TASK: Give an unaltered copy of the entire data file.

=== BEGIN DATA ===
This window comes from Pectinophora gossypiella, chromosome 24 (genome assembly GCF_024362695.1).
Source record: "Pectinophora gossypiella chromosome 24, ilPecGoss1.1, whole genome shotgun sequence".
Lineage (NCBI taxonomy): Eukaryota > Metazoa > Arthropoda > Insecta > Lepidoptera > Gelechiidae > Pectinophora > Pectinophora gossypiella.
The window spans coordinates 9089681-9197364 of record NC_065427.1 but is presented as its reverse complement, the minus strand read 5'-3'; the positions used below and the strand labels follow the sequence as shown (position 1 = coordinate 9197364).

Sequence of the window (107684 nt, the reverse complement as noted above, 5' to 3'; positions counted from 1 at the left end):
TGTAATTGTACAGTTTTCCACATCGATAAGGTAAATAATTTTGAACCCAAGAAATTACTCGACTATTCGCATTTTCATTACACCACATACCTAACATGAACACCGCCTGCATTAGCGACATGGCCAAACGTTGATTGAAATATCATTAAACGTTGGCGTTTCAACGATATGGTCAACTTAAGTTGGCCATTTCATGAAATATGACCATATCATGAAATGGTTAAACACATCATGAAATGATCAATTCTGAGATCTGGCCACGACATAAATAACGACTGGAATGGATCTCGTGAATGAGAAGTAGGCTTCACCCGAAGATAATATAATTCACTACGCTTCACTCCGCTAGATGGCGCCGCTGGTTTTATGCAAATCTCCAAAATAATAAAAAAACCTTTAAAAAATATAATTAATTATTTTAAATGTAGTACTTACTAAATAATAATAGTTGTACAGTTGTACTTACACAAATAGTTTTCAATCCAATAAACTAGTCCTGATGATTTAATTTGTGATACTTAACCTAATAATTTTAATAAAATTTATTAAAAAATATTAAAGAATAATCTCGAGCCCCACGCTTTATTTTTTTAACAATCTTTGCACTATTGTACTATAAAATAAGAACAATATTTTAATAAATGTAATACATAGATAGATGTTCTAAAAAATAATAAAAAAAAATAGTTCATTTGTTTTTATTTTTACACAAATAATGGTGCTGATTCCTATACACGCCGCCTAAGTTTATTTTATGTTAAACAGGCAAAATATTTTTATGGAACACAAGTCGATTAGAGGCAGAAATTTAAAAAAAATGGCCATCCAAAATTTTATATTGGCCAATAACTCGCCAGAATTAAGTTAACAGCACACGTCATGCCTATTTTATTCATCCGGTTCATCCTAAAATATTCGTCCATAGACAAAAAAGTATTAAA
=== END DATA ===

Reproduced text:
This window comes from Pectinophora gossypiella, chromosome 24 (genome assembly GCF_024362695.1).
Source record: "Pectinophora gossypiella chromosome 24, ilPecGoss1.1, whole genome shotgun sequence".
Lineage (NCBI taxonomy): Eukaryota > Metazoa > Arthropoda > Insecta > Lepidoptera > Gelechiidae > Pectinophora > Pectinophora gossypiella.
The window spans coordinates 9089681-9197364 of record NC_065427.1 but is presented as its reverse complement, the minus strand read 5'-3'; the positions used below and the strand labels follow the sequence as shown (position 1 = coordinate 9197364).

Sequence of the window (107684 nt, the reverse complement as noted above, 5' to 3'; positions counted from 1 at the left end):
TGTAATTGTACAGTTTTCCACATCGATAAGGTAAATAATTTTGAACCCAAGAAATTACTCGACTATTCGCATTTTCATTACACCACATACCTAACATGAACACCGCCTGCATTAGCGACATGGCCAAACGTTGATTGAAATATCATTAAACGTTGGCGTTTCAACGATATGGTCAACTTAAGTTGGCCATTTCATGAAATATGACCATATCATGAAATGGTTAAACACATCATGAAATGATCAATTCTGAGATCTGGCCACGACATAAATAACGACTGGAATGGATCTCGTGAATGAGAAGTAGGCTTCACCCGAAGATAATATAATTCACTACGCTTCACTCCGCTAGATGGCGCCGCTGGTTTTATGCAAATCTCCAAAATAATAAAAAAACCTTTAAAAAATATAATTAATTATTTTAAATGTAGTACTTACTAAATAATAATAGTTGTACAGTTGTACTTACACAAATAGTTTTCAATCCAATAAACTAGTCCTGATGATTTAATTTGTGATACTTAACCTAATAATTTTAATAAAATTTATTAAAAAATATTAAAGAATAATCTCGAGCCCCACGCTTTATTTTTTTAACAATCTTTGCACTATTGTACTATAAAATAAGAACAATATTTTAATAAATGTAATACATAGATAGATGTTCTAAAAAATAATAAAAAAAAATAGTTCATTTGTTTTTATTTTTACACAAATAATGGTGCTGATTCCTATACACGCCGCCTAAGTTTATTTTATGTTAAACAGGCAAAATATTTTTATGGAACACAAGTCGATTAGAGGCAGAAATTTAAAAAAAATGGCCATCCAAAATTTTATATTGGCCAATAACTCGCCAGAATTAAGTTAACAGCACACGTCATGCCTATTTTATTCATCCGGTTCATCCTAAAATATTCGTCCATAGACAAAAAAGTATTAAA